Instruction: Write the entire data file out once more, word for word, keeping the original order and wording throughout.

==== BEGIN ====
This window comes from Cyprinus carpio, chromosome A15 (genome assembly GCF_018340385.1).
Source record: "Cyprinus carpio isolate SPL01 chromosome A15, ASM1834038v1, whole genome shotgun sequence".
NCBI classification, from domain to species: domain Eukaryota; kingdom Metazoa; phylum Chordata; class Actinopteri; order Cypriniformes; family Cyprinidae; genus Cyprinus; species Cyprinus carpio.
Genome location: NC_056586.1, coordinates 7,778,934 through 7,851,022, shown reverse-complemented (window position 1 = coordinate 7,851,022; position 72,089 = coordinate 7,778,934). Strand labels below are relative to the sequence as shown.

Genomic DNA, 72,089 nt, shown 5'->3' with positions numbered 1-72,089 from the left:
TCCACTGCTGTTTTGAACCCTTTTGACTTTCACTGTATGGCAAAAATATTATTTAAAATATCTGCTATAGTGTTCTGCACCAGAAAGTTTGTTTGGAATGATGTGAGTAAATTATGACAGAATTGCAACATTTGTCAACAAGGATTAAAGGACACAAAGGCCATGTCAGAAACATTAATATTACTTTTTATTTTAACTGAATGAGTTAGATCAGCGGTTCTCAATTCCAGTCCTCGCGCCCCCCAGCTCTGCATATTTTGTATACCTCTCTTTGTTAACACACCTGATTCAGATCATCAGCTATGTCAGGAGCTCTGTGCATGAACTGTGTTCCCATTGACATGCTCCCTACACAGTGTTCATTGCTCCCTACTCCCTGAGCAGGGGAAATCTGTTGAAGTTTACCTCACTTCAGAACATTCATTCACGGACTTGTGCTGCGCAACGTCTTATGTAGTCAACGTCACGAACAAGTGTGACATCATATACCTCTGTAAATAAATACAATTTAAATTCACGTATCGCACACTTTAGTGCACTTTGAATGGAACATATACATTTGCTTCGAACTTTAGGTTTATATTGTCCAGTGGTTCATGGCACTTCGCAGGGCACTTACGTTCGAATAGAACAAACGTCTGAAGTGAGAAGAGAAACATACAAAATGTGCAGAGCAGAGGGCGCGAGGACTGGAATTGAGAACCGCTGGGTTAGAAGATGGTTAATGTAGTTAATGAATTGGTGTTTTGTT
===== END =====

This window comes from Cyprinus carpio, chromosome A15 (genome assembly GCF_018340385.1).
Source record: "Cyprinus carpio isolate SPL01 chromosome A15, ASM1834038v1, whole genome shotgun sequence".
NCBI classification, from domain to species: domain Eukaryota; kingdom Metazoa; phylum Chordata; class Actinopteri; order Cypriniformes; family Cyprinidae; genus Cyprinus; species Cyprinus carpio.
Genome location: NC_056586.1, coordinates 7,778,934 through 7,851,022, shown reverse-complemented (window position 1 = coordinate 7,851,022; position 72,089 = coordinate 7,778,934). Strand labels below are relative to the sequence as shown.

Genomic DNA, 72,089 nt, shown 5'->3' with positions numbered 1-72,089 from the left:
TCCACTGCTGTTTTGAACCCTTTTGACTTTCACTGTATGGCAAAAATATTATTTAAAATATCTGCTATAGTGTTCTGCACCAGAAAGTTTGTTTGGAATGATGTGAGTAAATTATGACAGAATTGCAACATTTGTCAACAAGGATTAAAGGACACAAAGGCCATGTCAGAAACATTAATATTACTTTTTATTTTAACTGAATGAGTTAGATCAGCGGTTCTCAATTCCAGTCCTCGCGCCCCCCAGCTCTGCATATTTTGTATACCTCTCTTTGTTAACACACCTGATTCAGATCATCAGCTATGTCAGGAGCTCTGTGCATGAACTGTGTTCCCATTGACATGCTCCCTACACAGTGTTCATTGCTCCCTACTCCCTGAGCAGGGGAAATCTGTTGAAGTTTACCTCACTTCAGAACATTCATTCACGGACTTGTGCTGCGCAACGTCTTATGTAGTCAACGTCACGAACAAGTGTGACATCATATACCTCTGTAAATAAATACAATTTAAATTCACGTATCGCACACTTTAGTGCACTTTGAATGGAACATATACATTTGCTTCGAACTTTAGGTTTATATTGTCCAGTGGTTCATGGCACTTCGCAGGGCACTTACGTTCGAATAGAACAAACGTCTGAAGTGAGAAGAGAAACATACAAAATGTGCAGAGCAGAGGGCGCGAGGACTGGAATTGAGAACCGCTGGGTTAGAAGATGGTTAATGTAGTTAATGAATTGGTGTTTTGTT